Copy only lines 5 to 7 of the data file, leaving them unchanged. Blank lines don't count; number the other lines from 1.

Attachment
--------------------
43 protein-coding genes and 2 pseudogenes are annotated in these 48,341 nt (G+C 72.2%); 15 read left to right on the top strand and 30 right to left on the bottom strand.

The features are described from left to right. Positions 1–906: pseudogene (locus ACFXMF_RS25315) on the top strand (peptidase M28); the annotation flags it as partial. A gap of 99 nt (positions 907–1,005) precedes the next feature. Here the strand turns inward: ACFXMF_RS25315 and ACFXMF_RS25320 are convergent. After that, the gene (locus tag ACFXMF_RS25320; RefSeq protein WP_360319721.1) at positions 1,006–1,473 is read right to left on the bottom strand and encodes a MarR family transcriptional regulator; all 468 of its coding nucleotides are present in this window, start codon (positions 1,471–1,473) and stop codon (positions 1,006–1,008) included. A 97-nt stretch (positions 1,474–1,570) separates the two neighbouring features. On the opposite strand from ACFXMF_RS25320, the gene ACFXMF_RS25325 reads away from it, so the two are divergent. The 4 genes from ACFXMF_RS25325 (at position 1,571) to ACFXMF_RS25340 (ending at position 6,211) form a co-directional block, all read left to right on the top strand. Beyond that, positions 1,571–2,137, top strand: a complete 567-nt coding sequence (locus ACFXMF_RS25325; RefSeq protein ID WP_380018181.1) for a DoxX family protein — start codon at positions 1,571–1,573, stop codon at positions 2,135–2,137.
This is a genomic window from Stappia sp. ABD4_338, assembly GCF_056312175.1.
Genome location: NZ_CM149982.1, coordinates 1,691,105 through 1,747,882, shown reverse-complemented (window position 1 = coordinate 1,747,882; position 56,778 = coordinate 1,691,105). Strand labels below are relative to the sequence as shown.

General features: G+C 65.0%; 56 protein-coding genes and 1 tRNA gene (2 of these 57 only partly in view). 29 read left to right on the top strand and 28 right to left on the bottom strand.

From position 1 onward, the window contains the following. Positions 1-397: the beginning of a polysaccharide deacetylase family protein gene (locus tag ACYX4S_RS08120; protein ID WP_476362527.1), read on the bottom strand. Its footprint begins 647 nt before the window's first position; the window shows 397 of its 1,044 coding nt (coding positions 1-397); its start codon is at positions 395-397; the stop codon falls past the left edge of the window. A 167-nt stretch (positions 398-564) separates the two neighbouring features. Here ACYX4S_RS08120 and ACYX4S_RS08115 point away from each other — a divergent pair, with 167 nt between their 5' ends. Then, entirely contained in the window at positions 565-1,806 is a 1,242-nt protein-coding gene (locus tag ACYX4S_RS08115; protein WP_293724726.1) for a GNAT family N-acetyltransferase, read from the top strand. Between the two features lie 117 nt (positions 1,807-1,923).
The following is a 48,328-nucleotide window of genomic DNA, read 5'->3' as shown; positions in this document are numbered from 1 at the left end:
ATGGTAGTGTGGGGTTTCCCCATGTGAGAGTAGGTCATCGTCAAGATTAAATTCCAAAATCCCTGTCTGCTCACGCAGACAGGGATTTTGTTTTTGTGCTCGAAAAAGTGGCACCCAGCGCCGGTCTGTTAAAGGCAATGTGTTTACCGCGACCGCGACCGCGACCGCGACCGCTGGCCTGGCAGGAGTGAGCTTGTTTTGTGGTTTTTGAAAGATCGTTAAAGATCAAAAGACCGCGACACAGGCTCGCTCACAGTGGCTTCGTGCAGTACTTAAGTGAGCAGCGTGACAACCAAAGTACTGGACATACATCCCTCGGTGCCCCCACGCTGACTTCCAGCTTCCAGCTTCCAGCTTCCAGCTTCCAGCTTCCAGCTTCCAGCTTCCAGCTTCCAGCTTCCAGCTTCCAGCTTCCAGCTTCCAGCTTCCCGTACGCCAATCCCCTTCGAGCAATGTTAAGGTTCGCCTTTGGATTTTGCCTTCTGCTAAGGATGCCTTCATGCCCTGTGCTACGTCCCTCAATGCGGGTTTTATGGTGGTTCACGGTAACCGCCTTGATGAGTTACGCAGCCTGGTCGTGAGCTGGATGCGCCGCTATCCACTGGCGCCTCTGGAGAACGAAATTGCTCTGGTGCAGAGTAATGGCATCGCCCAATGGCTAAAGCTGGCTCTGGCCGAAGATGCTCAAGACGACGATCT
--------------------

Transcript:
General features: G+C 65.0%; 56 protein-coding genes and 1 tRNA gene (2 of these 57 only partly in view). 29 read left to right on the top strand and 28 right to left on the bottom strand.

From position 1 onward, the window contains the following. Positions 1-397: the beginning of a polysaccharide deacetylase family protein gene (locus tag ACYX4S_RS08120; protein ID WP_476362527.1), read on the bottom strand. Its footprint begins 647 nt before the window's first position; the window shows 397 of its 1,044 coding nt (coding positions 1-397); its start codon is at positions 395-397; the stop codon falls past the left edge of the window. A 167-nt stretch (positions 398-564) separates the two neighbouring features. Here ACYX4S_RS08120 and ACYX4S_RS08115 point away from each other — a divergent pair, with 167 nt between their 5' ends. Then, entirely contained in the window at positions 565-1,806 is a 1,242-nt protein-coding gene (locus tag ACYX4S_RS08115; protein WP_293724726.1) for a GNAT family N-acetyltransferase, read from the top strand. Between the two features lie 117 nt (positions 1,807-1,923).
The following is a 48,328-nucleotide window of genomic DNA, read 5'->3' as shown; positions in this document are numbered from 1 at the left end: